On July 1, 2020, Justice Cohen of the New York County Commercial Division issued a decision in Tsui v. Chou, 2020 NY Slip Op. 32158(U), applying the continuing wrong doctrine to find breach of contract claims timely, explaining:
As a threshold matter, Defendants argue that Plaintiffs’ breach of contract claims are untimely. The applicable statute of limitations for a breach of contract claim is six years. Defendants contend that Plaintiffs’ breach of contract claims accrued when Katherine and Robert first failed to offer unsold Units for sale and amend the Plan, on December 16, 1987. Therefore, Defendants argue, the statute of limitations expired in 1993.
The Court disagrees. In contract actions, the continuing wrong doctrine is applied to extend the statute of limitations when a contract imposes a continuing duty on the breaching party. The continuing wrong doctrine may only be predicated on continuing unlawful acts and not on the continuing effects of unlawful conduct. The distinction is between a single wrong that has continuing effects and a series of independent, distinct wrongs. Katherine and Robert have, each year, refused to offer up the unsold Units for sale and/or subsequently amend the Plan to represent their Unit ownership. Thus, Plaintiffs have presented sufficient evidence to demonstrate a series of independent, distinct wrongs committed by Katherine and Robert. Plaintiffs’ breach of contract claims are not barred by the statute of limitations.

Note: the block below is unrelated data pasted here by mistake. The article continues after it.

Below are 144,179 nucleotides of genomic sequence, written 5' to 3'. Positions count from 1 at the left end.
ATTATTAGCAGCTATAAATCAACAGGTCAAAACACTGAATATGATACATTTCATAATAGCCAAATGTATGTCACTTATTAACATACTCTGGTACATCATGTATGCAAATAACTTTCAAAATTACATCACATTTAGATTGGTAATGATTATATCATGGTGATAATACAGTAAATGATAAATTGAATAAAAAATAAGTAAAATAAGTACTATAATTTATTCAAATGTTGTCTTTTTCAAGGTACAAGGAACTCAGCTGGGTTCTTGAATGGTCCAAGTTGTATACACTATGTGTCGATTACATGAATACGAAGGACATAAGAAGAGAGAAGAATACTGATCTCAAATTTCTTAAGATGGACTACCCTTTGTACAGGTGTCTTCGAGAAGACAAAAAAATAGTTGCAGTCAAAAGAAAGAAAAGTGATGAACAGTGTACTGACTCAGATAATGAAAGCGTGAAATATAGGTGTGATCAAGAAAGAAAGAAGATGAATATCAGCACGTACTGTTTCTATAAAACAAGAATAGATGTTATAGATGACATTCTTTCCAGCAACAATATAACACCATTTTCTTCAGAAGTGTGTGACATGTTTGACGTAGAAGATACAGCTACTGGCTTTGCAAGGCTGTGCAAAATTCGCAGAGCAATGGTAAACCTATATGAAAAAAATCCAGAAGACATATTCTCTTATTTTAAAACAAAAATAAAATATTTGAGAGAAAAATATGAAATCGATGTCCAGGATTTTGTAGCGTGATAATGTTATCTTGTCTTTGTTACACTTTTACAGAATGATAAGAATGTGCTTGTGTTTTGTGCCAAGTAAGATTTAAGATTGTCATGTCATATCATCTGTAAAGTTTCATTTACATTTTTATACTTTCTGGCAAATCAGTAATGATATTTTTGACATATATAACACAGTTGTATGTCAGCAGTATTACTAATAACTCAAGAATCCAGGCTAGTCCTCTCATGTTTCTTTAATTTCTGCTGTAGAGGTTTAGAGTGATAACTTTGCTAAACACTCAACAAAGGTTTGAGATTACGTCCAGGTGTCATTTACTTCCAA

(Internal citations omitted).
It is not unusual for the statute of limitations to be an issue in complex commercial litigation. Contact Schlam Stone & Dolan partner John Lundin at firstname.lastname@example.org if you or a client have questions regarding whether a claim is barred by the statute of limitations.
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